Blackhawks win NHL draft lottery
The Chicago Blackhawks will select first overall in this year's NHL draft.
Chicago moved from fifth to first in Tuesday's draft lottery to determine the order for the first 14 selections.
"It's a great opportunity for us to continue to turn things around," said Blackhawks general manager Dale Tallon.
"This is a great break for our organization. It allows us to keep adding pieces to our puzzle."
The Philadelphia Flyers will pick second in the draft, the Phoenix Coyotes third, Los Angeles Kings fourth, Washington Capitals fifth and Edmonton Oilers sixth.
The Columbus Blue Jackets, Boston Bruins, St. Louis Blues, Florida Panthers, Carolina Hurricanes, Montreal Canadiens, Toronto Maple Leafs and Colorado Avalanche round out the top 14.
Tuesday's draw, a weighted lottery system used to determine the order for the first 14 picks of the NHL draft, was held behind closed doors at the league offices in New York.
Each of the clubs that failed to qualify for the playoffs was entered in the lottery, but the only teams with the opportunity to receive the first overall selection were the five with the lowest regular-season points totals.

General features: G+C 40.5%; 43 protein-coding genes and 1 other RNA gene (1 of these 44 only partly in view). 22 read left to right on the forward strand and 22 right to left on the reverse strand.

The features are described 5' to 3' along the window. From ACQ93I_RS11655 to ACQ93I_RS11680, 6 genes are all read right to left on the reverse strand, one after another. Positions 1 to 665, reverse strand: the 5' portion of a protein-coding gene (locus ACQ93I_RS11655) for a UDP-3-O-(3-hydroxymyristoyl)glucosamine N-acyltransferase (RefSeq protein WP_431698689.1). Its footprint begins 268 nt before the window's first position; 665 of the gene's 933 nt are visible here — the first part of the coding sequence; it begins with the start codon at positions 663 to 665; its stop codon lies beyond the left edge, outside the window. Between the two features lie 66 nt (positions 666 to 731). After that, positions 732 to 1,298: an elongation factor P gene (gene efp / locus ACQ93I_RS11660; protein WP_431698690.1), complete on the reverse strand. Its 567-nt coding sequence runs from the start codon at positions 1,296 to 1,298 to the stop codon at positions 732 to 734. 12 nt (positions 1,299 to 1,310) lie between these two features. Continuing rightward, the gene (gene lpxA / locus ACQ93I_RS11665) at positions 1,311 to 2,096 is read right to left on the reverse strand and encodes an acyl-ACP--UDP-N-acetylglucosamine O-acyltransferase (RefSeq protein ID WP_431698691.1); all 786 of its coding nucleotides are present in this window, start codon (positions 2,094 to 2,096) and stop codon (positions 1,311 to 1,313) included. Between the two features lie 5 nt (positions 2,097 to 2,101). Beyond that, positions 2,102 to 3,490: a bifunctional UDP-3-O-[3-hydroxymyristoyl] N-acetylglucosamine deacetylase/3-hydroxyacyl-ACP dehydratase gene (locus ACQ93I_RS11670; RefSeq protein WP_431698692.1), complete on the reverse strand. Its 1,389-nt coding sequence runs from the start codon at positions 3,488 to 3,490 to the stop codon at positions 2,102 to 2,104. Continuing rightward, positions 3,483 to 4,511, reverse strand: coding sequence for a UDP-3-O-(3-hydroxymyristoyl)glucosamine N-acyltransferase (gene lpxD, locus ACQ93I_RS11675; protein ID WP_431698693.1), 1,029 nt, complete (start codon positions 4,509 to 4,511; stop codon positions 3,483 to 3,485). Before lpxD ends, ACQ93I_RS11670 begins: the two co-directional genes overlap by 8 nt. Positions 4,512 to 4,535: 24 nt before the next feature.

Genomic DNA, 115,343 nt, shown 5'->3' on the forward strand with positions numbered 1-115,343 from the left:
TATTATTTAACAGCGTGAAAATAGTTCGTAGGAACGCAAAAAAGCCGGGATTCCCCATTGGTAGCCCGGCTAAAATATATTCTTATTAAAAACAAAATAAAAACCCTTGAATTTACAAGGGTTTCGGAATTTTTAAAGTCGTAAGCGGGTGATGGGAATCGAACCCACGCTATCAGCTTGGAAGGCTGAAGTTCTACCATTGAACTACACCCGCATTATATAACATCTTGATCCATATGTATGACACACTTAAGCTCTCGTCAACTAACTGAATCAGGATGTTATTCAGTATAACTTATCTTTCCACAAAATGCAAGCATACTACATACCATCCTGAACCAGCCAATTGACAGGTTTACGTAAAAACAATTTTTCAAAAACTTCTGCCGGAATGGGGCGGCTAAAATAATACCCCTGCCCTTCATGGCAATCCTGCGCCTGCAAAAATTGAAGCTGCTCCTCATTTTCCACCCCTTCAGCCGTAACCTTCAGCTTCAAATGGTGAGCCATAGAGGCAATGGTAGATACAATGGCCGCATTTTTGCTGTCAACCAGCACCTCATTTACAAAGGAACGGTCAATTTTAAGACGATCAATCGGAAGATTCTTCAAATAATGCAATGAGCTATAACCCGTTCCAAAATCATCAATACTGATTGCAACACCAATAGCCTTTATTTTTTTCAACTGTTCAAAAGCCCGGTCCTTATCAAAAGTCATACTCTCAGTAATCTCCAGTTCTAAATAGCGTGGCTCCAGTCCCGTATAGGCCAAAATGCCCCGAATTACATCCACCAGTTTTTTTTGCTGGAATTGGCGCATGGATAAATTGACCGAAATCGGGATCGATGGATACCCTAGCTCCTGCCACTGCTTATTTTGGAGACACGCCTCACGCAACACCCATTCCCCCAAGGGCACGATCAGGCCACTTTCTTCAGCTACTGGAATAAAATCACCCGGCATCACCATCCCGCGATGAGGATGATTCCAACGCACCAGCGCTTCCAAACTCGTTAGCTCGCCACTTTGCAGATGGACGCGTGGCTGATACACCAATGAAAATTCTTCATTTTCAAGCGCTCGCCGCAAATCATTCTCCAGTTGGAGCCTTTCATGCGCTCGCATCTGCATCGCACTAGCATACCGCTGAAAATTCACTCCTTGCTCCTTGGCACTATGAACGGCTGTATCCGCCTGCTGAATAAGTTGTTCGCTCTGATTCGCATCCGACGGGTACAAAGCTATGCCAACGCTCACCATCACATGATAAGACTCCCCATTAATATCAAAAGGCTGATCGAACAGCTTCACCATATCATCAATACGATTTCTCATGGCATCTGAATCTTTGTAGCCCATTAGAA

Philadelphia had the greatest chance of winning the No. 1 pick, followed by Phoenix, Los Angeles, Washington and Chicago.
Right-wingers Jakub Voracek of the Halifax Mooseheads, Patrick Kane of the London Knights and Alexei Cherepanov of Omsk of the Russian elite league, centres Angelo Esposito of the Quebec Remparts and Sam Gagner of the Knights, and left-winger James Van Riemsdyk of the U.S. development team are the top-ranked juniors in most scouting reports.
"I know we will definitely get something that we need — a goal-scorer," said Chicago scout Michel Dumas. "The top five or six players in this draft are very good players.
"It's very possible that the player we select will be able to step in and play next year."
The 2007 NHL draft will be held June 22-23 in Columbus, Ohio.
The St. Louis Blues drafted American defenceman Erik Johnson first overall a year ago.
With files from the Canadian Press